JAMESTOWN – A recent CNN investigative report recently named the Jamestown Police Department as one of several police agencies nationwide that destroyed rape kits prematurely.
According to the report from investigative journalists Sergio Hernandez and Ashley Fantz, JPD destroyed at least two kits tied to cases police described as first-degree rapes, which carried no statutes of limitations.
Gov. Andrew Cuomo’s office called the rape kit destruction “disturbing” and directed State Police to contact JPD to make sure the agency is “complying with state law regarding the handling of rape kits.”
US Sen. Kirsten Gillibrand, in a statement, called the destruction “deeply offensive to the survivors of these horrific crimes.”
“I am extremely disturbed that some police departments around the country have been brazenly destroying this crucial evidence, even before the statute of limitations has ended, something they almost certainly would not do for any other violent crime,” Gillibrand said.
Jamestown Police Chief Harry Snellings issued the following statement to CNN when reached for comment in October:
“At face value, (experts’ claims that sexual assault kits should be maintained for the time allowed by law to prosecute) is a fair criticism. However, in the cases CNN identified, there were several examples of why we would not retain the evidence kits. They include victims recanting their statements and investigations revealing that the acts were consensual or did not occur. If there is no crime committed, there is no need to retain the evidence.”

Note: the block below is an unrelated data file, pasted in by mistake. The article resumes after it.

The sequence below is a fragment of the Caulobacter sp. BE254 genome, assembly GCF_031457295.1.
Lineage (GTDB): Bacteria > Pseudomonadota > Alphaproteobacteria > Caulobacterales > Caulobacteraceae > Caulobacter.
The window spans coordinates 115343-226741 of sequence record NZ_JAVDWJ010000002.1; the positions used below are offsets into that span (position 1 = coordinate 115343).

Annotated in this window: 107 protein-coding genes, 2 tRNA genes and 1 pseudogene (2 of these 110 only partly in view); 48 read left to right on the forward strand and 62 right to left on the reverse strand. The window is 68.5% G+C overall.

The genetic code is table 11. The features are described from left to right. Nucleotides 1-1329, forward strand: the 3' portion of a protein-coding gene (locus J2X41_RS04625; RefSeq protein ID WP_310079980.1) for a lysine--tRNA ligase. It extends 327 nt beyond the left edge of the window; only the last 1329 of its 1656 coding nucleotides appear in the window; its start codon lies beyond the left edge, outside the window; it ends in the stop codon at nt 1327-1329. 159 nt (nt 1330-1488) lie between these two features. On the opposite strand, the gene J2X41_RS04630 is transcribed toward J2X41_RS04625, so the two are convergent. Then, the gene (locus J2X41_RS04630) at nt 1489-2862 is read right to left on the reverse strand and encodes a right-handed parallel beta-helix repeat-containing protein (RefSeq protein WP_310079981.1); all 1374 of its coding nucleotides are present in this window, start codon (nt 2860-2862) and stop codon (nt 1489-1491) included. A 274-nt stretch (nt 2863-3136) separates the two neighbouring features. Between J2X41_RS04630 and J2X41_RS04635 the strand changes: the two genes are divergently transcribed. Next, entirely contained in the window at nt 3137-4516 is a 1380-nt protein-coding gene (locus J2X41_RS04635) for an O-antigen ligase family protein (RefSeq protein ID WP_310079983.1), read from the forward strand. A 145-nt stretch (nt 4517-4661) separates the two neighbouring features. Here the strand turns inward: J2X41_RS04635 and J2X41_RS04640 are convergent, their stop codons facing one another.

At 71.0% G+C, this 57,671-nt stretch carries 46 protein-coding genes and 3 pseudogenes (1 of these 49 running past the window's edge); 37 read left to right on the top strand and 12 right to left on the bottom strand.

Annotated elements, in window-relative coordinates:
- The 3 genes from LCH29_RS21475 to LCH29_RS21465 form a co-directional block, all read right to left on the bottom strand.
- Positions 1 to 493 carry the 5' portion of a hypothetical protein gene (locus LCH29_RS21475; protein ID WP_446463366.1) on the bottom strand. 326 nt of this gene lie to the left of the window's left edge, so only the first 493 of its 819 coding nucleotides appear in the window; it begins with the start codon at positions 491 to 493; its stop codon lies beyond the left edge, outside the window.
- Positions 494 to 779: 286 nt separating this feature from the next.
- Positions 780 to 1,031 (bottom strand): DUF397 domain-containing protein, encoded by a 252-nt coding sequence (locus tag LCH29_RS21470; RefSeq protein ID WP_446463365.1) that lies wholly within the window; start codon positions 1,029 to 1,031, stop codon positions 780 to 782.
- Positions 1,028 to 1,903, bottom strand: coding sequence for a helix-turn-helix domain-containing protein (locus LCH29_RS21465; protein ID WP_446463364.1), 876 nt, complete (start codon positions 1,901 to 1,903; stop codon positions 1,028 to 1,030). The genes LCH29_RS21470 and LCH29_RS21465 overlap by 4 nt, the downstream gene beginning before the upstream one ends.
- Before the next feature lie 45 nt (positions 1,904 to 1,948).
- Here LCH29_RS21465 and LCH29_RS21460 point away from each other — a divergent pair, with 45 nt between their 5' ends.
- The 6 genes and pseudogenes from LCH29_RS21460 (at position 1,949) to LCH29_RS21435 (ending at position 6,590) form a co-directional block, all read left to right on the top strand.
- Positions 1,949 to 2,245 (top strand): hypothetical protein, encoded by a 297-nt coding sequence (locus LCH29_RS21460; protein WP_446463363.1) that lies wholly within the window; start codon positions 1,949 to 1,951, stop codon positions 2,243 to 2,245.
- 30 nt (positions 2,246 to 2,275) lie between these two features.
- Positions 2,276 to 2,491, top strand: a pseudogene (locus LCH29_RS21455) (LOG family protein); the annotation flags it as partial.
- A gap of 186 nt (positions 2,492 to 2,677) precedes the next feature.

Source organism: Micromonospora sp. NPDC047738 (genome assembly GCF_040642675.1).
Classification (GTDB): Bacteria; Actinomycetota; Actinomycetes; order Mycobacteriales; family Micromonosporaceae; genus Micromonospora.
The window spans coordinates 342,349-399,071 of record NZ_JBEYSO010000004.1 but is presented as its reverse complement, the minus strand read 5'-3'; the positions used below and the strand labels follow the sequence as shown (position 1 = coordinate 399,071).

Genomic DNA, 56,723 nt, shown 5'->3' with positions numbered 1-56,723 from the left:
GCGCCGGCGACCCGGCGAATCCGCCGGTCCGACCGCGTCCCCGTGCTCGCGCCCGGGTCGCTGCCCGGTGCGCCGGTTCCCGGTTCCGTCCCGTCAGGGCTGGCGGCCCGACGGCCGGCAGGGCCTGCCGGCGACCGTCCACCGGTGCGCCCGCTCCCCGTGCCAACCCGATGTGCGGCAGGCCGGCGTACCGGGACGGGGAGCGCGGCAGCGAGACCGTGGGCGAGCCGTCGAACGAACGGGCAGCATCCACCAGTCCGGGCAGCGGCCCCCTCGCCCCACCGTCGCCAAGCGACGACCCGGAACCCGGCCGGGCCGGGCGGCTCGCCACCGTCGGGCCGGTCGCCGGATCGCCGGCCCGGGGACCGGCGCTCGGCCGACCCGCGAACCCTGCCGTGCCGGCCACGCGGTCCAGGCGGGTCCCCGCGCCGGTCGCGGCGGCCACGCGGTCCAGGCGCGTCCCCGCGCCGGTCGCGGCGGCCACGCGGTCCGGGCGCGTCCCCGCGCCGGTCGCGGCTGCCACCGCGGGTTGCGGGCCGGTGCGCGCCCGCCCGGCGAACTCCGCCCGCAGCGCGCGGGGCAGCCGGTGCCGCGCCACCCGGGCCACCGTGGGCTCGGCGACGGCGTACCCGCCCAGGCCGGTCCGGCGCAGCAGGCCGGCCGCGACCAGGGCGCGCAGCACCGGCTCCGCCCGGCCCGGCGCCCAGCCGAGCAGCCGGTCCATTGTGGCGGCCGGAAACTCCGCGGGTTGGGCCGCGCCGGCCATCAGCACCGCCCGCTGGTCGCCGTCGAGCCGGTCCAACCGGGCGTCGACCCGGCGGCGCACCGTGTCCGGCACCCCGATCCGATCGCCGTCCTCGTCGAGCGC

“There have been some changes and proposed legislation in the handling of sexual assault kits in New York State. As of February 26, 2017, a law enforcement agency must submit any sexual offense evidence kit that it receives or collects to an appropriate forensic laboratory within 10 days of receipt. Additionally, there has been proposed legislation requiring the retention of all kits for extended periods of time. As CNN’s investigation showed, we have been retaining all kits since 2013. We have been following this practice in anticipation of these changes.”
WNYNewsNow reached Snellings for further comment on the report. Snellings remained consistent with his statement to CNN.
“I am aware of the CNN story. The two cases referenced in the article are from 2011,” Snellings said. “It is the policy and practice of the Jamestown Police Department to permanently maintain all kits.”
WNYNewsNow also reached out to Chautauqua County District Attorney Patrick Swanson for comment. Swanson said that, in general, policies have undergone changes over time, and that there could be many reasons as to why kits were destroyed in the past.
“Just in the last couple years, New York State has made a change in the law with how rape kits are handled,” Swanson said. “Before that, there were department policies that were followed. Most of those polices were written in good faith, and were probably adhered to. As to why a police agency would rid itself of a kit, there could have been a lot of factors. It could’ve been a prosecutorial decision not to prosecute, it could’ve been a number of things, including what their policy called for.”
“Police departments have policies. They follow them, and they’re frequently revised to make them better. I don’t think any policy has ever been perfect, and they’ll continue to change.”
Swanson said, with JPD specifically, that he’s confident the department is following state law regarding how it handles rape kits.
“I know JPD is following the law that New York State has put into place,” Swanson said. “If something like that was done, I’m sure it wasn’t intentional, it was based on some sound reason. As we know, times change, laws change, protocol changes.”